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  • Zakius Jack, Wilkinkaarra - Lake Mackay, 102x77cm
  • Zakius Jack, Wilkinkaarra - Lake Mackay, 102x77cm
  • Zakius Jack, Wilkinkaarra - Lake Mackay, 102x77cm
  • Zakius Jack, Wilkinkaarra - Lake Mackay, 102x77cm
Zakius Jack, Wilkinkaarra - Lake Mackay, 102x77cm
Zakius Jack, Wilkinkaarra - Lake Mackay, 102x77cm
Zakius Jack, Wilkinkaarra - Lake Mackay, 102x77cm
Zakius Jack, Wilkinkaarra - Lake Mackay, 102x77cm

Zakius Jack, Wilkinkaarra - Lake Mackay, 102x77cm

$1,389.00
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  • Artist - Zakius Jack
  • Community - Ikuntji (Haasts Bluff)
  • Art Centre/Community organisation - Ikuntji Artists
  • Catalogue number - 17-ZJ374
  • Materials - Acrylic on canvas  
  • Size(cm) - H77 W102 D2
  • Postage variants - Artwork posted rolled for safe shipping
  • Orientation - Painted from all sides and OK to hang as wished

This painting shows the artist's father's country, Lake Mackay. It tells the story about a large bushfire coming from the east turning the land into a lake. The circles in the paintings stand for water holes scattered around and the lines between are the tracks of animals looking for water.

Zakius began painting in mid-2008. He is the youngest son of renowned Ikuntji artists, the late Gideon Tjururrula Jack and Eunice Napanangka Jack (who is currently Ikuntji’s most in-demand female artist). His traditionally simple but effective depictions of Lake Mackay thus far have already attracted attention from visitors to the art centre and commercial galleries alike.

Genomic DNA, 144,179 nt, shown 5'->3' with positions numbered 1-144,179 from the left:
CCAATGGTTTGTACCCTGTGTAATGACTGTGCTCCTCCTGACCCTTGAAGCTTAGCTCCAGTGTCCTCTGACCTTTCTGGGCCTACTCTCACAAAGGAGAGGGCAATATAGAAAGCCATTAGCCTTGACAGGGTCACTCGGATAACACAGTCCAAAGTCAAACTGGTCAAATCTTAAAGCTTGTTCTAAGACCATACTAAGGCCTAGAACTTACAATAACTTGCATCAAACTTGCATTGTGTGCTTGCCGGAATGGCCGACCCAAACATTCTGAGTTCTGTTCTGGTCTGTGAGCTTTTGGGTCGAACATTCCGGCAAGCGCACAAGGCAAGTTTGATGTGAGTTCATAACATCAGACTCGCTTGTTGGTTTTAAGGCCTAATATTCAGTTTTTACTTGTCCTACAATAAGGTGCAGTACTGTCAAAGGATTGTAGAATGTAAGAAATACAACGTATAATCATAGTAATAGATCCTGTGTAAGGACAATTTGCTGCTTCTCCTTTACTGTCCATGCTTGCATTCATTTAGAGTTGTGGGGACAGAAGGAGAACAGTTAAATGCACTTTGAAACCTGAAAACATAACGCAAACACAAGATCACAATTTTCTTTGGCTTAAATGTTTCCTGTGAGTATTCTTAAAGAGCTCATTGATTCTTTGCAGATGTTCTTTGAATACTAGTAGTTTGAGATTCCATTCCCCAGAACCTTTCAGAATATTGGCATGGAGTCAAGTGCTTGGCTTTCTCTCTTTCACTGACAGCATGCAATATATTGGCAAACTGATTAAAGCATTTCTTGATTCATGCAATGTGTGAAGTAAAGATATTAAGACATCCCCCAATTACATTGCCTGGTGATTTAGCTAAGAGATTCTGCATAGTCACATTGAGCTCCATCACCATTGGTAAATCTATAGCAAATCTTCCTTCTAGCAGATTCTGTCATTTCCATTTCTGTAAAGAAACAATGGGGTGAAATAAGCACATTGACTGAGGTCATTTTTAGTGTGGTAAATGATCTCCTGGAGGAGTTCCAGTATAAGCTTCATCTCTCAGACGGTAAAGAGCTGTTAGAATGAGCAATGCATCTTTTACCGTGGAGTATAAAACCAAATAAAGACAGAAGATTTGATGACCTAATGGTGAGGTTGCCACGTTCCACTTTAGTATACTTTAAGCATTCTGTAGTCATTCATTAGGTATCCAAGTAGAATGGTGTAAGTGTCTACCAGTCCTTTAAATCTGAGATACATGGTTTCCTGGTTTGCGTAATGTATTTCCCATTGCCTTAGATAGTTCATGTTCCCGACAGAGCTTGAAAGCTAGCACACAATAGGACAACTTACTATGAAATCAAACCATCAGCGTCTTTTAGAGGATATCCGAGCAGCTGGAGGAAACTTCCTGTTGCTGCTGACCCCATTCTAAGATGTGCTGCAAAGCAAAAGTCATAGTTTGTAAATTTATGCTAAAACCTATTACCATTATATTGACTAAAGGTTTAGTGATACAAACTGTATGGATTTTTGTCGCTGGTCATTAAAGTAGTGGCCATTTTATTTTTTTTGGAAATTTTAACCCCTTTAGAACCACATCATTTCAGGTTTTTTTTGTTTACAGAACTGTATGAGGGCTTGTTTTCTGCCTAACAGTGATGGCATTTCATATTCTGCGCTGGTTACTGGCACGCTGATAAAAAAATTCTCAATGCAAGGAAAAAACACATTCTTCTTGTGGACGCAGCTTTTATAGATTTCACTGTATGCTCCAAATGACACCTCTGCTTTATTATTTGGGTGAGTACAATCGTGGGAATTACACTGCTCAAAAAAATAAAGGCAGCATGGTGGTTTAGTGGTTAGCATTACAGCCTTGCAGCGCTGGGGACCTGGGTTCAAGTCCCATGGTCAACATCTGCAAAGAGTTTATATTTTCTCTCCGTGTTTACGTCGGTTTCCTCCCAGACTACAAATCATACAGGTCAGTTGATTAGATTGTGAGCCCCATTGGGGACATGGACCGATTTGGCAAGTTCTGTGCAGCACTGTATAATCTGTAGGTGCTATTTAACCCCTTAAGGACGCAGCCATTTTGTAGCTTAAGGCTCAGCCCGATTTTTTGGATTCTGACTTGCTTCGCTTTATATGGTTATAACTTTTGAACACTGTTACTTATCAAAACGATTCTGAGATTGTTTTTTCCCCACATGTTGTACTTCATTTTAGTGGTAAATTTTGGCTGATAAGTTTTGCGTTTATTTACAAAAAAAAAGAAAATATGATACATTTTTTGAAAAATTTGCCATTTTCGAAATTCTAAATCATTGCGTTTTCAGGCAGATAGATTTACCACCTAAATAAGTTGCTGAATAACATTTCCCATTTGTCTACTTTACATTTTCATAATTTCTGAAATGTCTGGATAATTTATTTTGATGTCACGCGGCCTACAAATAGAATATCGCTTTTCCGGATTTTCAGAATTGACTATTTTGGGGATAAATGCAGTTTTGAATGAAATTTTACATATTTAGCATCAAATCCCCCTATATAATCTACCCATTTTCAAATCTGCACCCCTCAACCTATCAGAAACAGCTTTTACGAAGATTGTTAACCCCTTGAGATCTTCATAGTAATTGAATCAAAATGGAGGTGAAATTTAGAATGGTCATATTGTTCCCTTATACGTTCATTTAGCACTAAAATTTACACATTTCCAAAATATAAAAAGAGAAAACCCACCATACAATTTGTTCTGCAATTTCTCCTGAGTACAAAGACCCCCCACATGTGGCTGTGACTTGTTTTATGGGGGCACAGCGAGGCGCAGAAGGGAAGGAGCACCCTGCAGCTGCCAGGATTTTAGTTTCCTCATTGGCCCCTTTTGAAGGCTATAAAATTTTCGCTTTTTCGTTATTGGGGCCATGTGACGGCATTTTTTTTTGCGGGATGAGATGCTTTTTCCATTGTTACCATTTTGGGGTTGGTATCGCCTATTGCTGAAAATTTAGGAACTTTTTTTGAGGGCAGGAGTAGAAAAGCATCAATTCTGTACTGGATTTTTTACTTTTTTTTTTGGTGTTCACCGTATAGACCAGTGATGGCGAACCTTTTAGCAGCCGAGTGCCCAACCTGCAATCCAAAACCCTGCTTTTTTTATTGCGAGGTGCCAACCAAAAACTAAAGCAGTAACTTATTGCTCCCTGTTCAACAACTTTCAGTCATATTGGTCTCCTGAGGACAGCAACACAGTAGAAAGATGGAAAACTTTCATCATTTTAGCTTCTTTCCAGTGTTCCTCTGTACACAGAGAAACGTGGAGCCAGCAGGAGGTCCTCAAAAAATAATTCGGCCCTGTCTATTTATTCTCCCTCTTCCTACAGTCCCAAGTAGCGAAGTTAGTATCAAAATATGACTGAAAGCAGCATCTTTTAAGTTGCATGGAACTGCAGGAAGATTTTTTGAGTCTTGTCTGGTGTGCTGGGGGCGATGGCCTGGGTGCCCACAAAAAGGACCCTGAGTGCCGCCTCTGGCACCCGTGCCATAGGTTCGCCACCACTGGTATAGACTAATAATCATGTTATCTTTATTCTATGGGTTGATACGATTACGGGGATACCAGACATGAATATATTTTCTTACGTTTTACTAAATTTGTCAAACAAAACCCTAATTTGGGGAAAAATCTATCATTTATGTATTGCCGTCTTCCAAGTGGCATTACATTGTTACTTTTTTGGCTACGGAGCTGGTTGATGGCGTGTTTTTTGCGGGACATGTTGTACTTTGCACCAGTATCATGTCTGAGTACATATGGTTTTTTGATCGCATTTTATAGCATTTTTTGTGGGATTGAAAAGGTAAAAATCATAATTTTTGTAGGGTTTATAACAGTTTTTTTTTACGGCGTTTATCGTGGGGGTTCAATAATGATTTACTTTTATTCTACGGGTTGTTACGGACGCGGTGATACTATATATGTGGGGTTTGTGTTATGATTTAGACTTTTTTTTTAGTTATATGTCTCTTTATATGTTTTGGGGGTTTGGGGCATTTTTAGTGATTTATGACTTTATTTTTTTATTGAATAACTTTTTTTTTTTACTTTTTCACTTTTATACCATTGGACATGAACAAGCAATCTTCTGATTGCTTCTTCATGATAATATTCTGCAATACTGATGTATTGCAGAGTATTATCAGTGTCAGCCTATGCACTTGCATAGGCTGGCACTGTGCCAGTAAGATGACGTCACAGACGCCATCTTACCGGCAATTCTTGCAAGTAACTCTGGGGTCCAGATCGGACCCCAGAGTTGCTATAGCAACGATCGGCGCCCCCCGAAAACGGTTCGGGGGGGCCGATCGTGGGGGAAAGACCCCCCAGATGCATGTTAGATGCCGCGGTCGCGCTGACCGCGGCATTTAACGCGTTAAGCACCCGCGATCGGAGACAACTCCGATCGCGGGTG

A lot of stories are still being recounted of long journeys of people from various language groups, who travelled from rockholes and waterholes to caves and mountains finally arriving at Haasts Bluff. The locals, Luritja people of Haasts Bluff, were already here. Thus Haasts Bluff is a community rich of diversity in language and culture.

Ikuntji Artists was first established in 1992, after a series of workshops with Melbourne artist Marina Strocchi, and under the influence of the then community president, the late Esther Jugadai. The art centre was initially set up to fulfil the role of women’s centre providing services such as catering for old people and children in the community. After first experiences made in printing T-shirts, the artists began producing acrylic paintings on linen and handmade paper, which quickly gained the attention of the Australian and international art world as well as earning the centre an impressive reputation for fine art. The focus changed from a women’s centre to an art centre in 2005 with the incorporation of the art centre as Ikuntji Artists Aboriginal Corporation.

The artists draw their inspiration from their personal ngurra (country) and Tjukurrpa (Dreaming). They interpret the ancestral stories by using traditional symbols, icons and motifs. The artistic repertoire of Ikuntji Artists is diverse and includes for example: naive as well as highly abstract paintings told by each artist in their personal signature style. Throughout the 21 years of its existence the art movement in Ikuntji has flourished and constantly left its mark in the fine art world. At the same time the art centre has been the cultural hub of the community, maintaining, reinforcing and reinvigorating cultural practices through art-making.

Today Ikuntji Artists has eight key artists, who exhibit in Australia and internationally. They are represented in major collections across the globe.

Text: Melanie Greiner, Alison Multa and Dr Chrischona Schmidt